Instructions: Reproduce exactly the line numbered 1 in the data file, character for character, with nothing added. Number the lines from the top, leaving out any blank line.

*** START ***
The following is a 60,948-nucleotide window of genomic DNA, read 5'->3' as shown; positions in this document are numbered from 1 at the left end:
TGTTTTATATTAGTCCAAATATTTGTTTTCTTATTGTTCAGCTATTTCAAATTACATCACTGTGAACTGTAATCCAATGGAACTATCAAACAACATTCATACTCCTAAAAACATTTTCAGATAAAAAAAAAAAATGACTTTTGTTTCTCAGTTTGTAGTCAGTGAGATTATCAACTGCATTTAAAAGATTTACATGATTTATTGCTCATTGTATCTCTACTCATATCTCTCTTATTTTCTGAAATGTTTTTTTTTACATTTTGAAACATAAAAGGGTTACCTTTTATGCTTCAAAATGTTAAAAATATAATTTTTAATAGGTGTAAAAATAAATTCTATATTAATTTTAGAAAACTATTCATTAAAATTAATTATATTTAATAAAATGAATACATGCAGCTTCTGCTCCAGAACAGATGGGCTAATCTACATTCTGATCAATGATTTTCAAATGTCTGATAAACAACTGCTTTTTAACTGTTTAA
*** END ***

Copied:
The following is a 60,948-nucleotide window of genomic DNA, read 5'->3' as shown; positions in this document are numbered from 1 at the left end: